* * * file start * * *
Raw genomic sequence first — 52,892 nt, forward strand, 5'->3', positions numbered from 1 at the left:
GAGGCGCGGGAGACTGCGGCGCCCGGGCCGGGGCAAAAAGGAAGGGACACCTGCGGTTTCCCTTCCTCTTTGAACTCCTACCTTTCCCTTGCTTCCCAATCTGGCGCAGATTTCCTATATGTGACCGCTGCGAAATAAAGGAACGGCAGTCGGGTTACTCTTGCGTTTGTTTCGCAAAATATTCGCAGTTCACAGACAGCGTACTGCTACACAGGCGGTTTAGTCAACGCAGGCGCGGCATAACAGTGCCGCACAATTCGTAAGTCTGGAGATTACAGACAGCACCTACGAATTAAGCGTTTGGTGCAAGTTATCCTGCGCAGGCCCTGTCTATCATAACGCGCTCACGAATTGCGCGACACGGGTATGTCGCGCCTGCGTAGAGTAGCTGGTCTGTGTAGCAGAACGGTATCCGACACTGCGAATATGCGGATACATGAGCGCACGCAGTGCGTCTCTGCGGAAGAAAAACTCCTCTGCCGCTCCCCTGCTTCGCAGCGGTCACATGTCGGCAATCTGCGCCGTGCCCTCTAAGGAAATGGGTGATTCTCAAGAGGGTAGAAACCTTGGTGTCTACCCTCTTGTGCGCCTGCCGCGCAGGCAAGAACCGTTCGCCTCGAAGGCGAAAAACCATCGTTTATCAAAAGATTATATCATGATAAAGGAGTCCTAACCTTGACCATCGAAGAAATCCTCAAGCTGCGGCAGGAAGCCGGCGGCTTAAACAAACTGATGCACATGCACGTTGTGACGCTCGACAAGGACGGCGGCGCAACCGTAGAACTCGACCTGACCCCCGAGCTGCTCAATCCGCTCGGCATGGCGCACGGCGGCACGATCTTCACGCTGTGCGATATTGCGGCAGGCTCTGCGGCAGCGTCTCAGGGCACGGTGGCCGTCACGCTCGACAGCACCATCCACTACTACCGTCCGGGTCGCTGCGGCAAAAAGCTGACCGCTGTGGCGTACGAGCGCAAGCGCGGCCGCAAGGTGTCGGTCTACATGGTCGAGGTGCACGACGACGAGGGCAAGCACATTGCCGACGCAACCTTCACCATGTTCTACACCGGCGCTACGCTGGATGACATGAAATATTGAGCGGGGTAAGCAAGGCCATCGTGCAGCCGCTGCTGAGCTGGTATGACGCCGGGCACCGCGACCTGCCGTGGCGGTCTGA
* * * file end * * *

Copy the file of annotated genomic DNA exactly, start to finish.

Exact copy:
Raw genomic sequence first — 52,892 nt, forward strand, 5'->3', positions numbered from 1 at the left:
GAGGCGCGGGAGACTGCGGCGCCCGGGCCGGGGCAAAAAGGAAGGGACACCTGCGGTTTCCCTTCCTCTTTGAACTCCTACCTTTCCCTTGCTTCCCAATCTGGCGCAGATTTCCTATATGTGACCGCTGCGAAATAAAGGAACGGCAGTCGGGTTACTCTTGCGTTTGTTTCGCAAAATATTCGCAGTTCACAGACAGCGTACTGCTACACAGGCGGTTTAGTCAACGCAGGCGCGGCATAACAGTGCCGCACAATTCGTAAGTCTGGAGATTACAGACAGCACCTACGAATTAAGCGTTTGGTGCAAGTTATCCTGCGCAGGCCCTGTCTATCATAACGCGCTCACGAATTGCGCGACACGGGTATGTCGCGCCTGCGTAGAGTAGCTGGTCTGTGTAGCAGAACGGTATCCGACACTGCGAATATGCGGATACATGAGCGCACGCAGTGCGTCTCTGCGGAAGAAAAACTCCTCTGCCGCTCCCCTGCTTCGCAGCGGTCACATGTCGGCAATCTGCGCCGTGCCCTCTAAGGAAATGGGTGATTCTCAAGAGGGTAGAAACCTTGGTGTCTACCCTCTTGTGCGCCTGCCGCGCAGGCAAGAACCGTTCGCCTCGAAGGCGAAAAACCATCGTTTATCAAAAGATTATATCATGATAAAGGAGTCCTAACCTTGACCATCGAAGAAATCCTCAAGCTGCGGCAGGAAGCCGGCGGCTTAAACAAACTGATGCACATGCACGTTGTGACGCTCGACAAGGACGGCGGCGCAACCGTAGAACTCGACCTGACCCCCGAGCTGCTCAATCCGCTCGGCATGGCGCACGGCGGCACGATCTTCACGCTGTGCGATATTGCGGCAGGCTCTGCGGCAGCGTCTCAGGGCACGGTGGCCGTCACGCTCGACAGCACCATCCACTACTACCGTCCGGGTCGCTGCGGCAAAAAGCTGACCGCTGTGGCGTACGAGCGCAAGCGCGGCCGCAAGGTGTCGGTCTACATGGTCGAGGTGCACGACGACGAGGGCAAGCACATTGCCGACGCAACCTTCACCATGTTCTACACCGGCGCTACGCTGGATGACATGAAATATTGAGCGGGGTAAGCAAGGCCATCGTGCAGCCGCTGCTGAGCTGGTATGACGCCGGGCACCGCGACCTGCCGTGGCGGTCTGA